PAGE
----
— NICE in the UK and CADTH in Canada among international agencies participating; Public input on key methodological issues is being accepted through February 20, 2019 —
BOSTON, January 23, 2019 – The Institute for Clinical and Economic Review (ICER) today announced a new project to develop and test alternative methods for the evaluation of potentially curative treatments and for translating the results of cost-effectiveness analyses into recommendations for value-based price benchmarks. In this work, ICER will collaborate with methodology experts, stakeholders, and several leading international health technology assessment (HTA) groups, including both the United Kingdom’s National Institute for Health and Care Excellence (NICE) and the Canadian Agency for Drugs and Technologies in Health (CADTH). The goal of this initiative is to ensure that assessment methods are tailored appropriately to the distinctive nature of the evidence base for potential cures. The initiative will inform ICER’s 2019 update to its value assessment framework while seeking to build consensus across HTA groups in anticipation of a rising tide of gene therapies and other potential cures.
“Patients and those who care for them eagerly anticipate the coming wave of treatments that may cure a wide range of illnesses,” said Steven D. Pearson, MD, MSc, President of ICER. “The science is undeniably exciting. But when these treatments are first launched, which is when pricing and coverage decisions have to be made, the evidence on the long-term value of these treatments may be extremely limited. Given the stakes for patients, and the high prices that one-time curative treatments are likely to command, we are taking the lead now to assemble and work with key experts to ensure we are using the best possible methods for assessing the value of these treatments. If we don’t, we risk undervaluing potential cures, or over-valuing them, either of which would ultimately harm patients and the health care system as a whole. Exploring different approaches to assess the value of potential cures, and building some early consensus across groups that will be doing this work in the US and internationally, will be essential to arm the policymaker, payer, and manufacturer communities with a platform that can reward innovation while supporting a sustainable health insurance system.”
An open input period is now open during which ICER hopes to receive ideas and guidance regarding the key methodological questions highlighted below:
- How should value-based prices for potential cures reflect substantial uncertainty regarding clinical safety and effectiveness due to limitations in study design, outcome measures, and the size and duration of clinical trials?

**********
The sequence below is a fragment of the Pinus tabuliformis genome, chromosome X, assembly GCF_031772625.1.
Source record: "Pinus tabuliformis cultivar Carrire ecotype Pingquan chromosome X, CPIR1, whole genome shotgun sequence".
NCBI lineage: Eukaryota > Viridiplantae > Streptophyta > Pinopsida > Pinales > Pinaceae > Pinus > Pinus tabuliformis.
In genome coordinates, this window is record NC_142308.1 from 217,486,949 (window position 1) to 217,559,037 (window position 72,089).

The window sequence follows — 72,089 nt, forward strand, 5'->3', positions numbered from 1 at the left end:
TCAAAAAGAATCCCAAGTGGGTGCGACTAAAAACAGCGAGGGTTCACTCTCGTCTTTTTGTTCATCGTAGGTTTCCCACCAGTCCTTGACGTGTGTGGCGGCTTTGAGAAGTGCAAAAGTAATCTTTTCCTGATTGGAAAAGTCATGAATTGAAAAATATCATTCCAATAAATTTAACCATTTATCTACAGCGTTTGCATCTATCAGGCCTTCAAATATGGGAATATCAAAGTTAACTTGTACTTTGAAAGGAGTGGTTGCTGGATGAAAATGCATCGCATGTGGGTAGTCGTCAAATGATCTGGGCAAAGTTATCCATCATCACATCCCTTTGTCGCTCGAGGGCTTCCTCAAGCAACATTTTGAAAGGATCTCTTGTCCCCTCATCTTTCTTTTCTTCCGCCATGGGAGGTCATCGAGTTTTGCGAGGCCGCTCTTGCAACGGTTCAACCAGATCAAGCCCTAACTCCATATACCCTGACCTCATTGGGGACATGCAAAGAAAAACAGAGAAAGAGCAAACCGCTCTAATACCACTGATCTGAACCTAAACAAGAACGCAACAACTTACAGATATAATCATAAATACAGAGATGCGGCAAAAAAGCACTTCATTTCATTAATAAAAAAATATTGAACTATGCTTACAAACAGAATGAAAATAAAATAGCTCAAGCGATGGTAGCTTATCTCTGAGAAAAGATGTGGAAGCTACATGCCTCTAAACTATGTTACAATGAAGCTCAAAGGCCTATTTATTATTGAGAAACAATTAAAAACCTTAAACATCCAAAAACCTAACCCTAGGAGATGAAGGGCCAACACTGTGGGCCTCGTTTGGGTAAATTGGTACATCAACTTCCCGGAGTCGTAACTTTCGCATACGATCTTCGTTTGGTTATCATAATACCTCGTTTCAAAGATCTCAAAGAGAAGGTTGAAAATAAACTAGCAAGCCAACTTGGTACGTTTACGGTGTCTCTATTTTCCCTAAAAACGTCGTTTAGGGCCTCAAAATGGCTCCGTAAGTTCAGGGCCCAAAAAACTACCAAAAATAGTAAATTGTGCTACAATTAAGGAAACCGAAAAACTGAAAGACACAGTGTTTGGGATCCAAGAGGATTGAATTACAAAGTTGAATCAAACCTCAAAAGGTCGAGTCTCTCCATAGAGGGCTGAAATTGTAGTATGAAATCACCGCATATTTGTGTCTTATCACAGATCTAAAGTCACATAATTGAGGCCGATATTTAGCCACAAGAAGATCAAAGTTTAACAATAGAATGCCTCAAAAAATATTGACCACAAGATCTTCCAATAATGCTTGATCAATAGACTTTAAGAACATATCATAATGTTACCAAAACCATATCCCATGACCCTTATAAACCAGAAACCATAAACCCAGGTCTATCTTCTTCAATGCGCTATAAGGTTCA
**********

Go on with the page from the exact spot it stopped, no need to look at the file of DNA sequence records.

- How should value-based prices for potential cures reflect uncertainty regarding inclusion of additional elements of value that may be important for potential cures, but which are not part of standard cost-effectiveness methods?
- How should value-based prices for potential cures reflect extreme magnitudes of lifetime health gains and cost offsets that are far beyond those generated by traditional therapies?
Comments can be submitted by email to email@example.com and to be integrated usefully into the research effort must be received by 5 p.m. ET on February 20, 2019. ICER will post a draft white paper for additional public comment sometime this summer, before finalizing the white paper and methodology recommendations before the end of the year.
The Institute for Clinical and Economic Review (ICER) is an independent non-profit research institute that produces reports analyzing the evidence on the effectiveness and value of drugs and other medical services. ICER’s reports include evidence-based calculations of prices for new drugs that accurately reflect the degree of improvement expected in long-term patient outcomes, while also highlighting price levels that might contribute to unaffordable short-term cost growth for the overall health care system.
ICER’s reports incorporate extensive input from all stakeholders and are the subject of public hearings through three core programs: the California Technology Assessment Forum (CTAF), the Midwest Comparative Effectiveness Public Advisory Council (Midwest CEPAC), and the New England Comparative Effectiveness Public Advisory Council (New England CEPAC). These independent panels review ICER’s reports at public meetings to deliberate on the evidence and develop recommendations for how patients, clinicians, insurers, and policymakers can improve the quality and value of health care. For more information about ICER, please visit ICER’s website.